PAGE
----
If you think you have a good legal case but can’t afford to pursue it, the Contingency Fees Act may have some good news for you. In an attempt to provide access to justice for all, it allows attorneys and advocates to enter into a “no win, no fee” agreement with you, and for you to agree on a “success fee” higher than the normal fee would be.
Success fees and the Constitutional Court cases
- In the event of a “win”, the success fee to be charged may be up to twice the agreed upon normal fee, capped at a maximum of 25% of any monetary amount you are awarded or recover. So if, for example, you are awarded R1m and the normal fee would amount to R100,000, you can be charged up to R200,000 (twice the normal fee). But if the normal fee would be R150,000, you cannot be charged R300,000 (twice normal fee) but only up to R250,000 (25% of R1m). Note that you can never be charged more – definitive Constitutional Court cases last year confirmed that only these statutory contingency fee agreements are valid and that “common law” arrangements providing for higher fees are invalid.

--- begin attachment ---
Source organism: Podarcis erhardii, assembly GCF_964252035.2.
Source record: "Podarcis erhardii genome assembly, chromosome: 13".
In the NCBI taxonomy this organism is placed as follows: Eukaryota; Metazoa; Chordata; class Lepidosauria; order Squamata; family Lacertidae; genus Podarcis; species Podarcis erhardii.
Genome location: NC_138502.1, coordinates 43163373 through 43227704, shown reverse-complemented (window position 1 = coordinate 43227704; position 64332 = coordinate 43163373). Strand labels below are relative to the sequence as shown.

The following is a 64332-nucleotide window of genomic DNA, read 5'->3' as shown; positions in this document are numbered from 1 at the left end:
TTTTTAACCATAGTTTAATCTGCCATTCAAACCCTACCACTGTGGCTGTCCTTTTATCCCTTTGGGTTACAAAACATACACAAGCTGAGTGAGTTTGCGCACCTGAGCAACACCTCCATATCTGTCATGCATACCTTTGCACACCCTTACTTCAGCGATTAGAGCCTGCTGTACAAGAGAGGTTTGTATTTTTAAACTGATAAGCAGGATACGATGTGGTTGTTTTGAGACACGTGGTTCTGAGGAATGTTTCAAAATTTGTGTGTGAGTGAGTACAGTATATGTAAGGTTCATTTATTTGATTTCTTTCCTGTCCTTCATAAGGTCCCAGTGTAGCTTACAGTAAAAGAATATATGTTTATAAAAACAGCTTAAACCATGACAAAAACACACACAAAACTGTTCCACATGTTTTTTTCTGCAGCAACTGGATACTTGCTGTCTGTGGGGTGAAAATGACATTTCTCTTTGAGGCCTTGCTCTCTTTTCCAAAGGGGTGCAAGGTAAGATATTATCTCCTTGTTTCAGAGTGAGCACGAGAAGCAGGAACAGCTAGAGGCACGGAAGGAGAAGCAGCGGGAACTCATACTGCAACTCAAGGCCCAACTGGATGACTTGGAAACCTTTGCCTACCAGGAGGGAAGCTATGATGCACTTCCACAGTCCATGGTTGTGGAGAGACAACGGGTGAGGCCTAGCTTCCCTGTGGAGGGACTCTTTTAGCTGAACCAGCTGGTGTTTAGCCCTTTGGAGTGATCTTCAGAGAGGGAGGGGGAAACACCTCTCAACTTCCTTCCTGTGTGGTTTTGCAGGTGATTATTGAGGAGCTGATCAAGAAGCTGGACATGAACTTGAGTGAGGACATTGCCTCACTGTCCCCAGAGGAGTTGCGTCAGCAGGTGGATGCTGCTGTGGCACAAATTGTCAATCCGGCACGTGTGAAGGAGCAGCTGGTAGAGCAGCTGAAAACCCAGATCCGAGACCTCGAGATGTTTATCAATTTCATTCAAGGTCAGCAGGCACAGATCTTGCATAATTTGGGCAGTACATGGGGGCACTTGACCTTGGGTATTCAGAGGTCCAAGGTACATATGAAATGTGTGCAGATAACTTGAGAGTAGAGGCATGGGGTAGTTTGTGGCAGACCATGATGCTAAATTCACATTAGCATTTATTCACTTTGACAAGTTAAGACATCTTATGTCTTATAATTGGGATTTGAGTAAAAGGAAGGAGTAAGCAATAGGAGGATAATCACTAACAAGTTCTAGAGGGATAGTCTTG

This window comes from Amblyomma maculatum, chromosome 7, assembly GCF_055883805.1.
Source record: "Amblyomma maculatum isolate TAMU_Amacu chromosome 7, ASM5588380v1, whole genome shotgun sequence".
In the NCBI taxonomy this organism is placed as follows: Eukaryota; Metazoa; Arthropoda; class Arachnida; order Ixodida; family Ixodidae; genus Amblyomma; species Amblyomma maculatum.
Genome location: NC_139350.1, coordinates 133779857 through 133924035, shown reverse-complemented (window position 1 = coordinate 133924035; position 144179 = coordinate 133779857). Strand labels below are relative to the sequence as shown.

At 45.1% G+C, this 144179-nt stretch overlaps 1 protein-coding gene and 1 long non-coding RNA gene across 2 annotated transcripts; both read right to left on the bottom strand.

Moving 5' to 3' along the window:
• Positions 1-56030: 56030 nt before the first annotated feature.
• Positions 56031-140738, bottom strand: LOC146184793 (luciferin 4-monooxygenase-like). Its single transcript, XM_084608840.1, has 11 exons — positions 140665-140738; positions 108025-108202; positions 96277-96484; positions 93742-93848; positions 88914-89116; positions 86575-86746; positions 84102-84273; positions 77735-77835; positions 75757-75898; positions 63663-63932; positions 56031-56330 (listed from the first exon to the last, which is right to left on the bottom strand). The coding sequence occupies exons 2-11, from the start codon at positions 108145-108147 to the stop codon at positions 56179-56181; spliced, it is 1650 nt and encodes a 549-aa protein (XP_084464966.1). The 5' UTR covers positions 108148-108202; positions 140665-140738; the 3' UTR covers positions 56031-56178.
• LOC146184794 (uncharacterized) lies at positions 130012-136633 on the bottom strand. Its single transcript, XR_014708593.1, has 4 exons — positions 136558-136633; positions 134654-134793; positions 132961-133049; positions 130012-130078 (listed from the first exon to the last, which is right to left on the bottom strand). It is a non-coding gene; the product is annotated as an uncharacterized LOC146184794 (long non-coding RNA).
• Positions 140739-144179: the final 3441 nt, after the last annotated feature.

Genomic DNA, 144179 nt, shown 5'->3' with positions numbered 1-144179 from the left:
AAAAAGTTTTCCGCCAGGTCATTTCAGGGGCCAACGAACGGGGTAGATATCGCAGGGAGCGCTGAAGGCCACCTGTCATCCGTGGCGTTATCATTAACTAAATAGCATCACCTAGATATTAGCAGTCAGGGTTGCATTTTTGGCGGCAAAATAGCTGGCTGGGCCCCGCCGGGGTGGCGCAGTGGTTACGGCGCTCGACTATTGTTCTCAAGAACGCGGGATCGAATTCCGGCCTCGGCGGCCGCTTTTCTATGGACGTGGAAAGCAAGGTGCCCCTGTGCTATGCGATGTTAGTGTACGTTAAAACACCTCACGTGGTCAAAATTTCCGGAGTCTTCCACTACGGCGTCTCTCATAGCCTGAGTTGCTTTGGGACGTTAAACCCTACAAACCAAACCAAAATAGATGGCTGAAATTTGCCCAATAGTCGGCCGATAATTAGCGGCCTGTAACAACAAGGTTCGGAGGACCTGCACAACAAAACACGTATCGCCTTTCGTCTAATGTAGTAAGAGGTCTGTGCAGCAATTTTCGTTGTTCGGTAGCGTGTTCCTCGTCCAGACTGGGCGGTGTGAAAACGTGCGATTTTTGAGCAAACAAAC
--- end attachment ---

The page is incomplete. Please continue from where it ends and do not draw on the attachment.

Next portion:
- Contingency fee agreements are most commonly associated with personal injury or motor accident claims, but in fact they can be used for most types of claim. The only specific exclusions are criminal proceedings and family law matters.
- The attorney or advocate must be of the opinion that you have “reasonable prospects” of success. Not only is this a specific requirement of the Act, but no reputable lawyer will risk sacrificing substantial billable hours without a reasonable expectation of recovery down the line.
- Your contingency fees agreement must be in writing and in a specified format, including an agreed definition of what will constitute success or partial success, and an agreement as to how disbursements will be handled.
A word of caution
Don’t forget that if you lose your case, you may still be in for certain “direct expenses” and will certainly risk having to pay the opposing side’s legal costs – discuss this with your attorney before deciding what is best for you.
Note: The original of this article appears on Ashersons Attorneys website, here.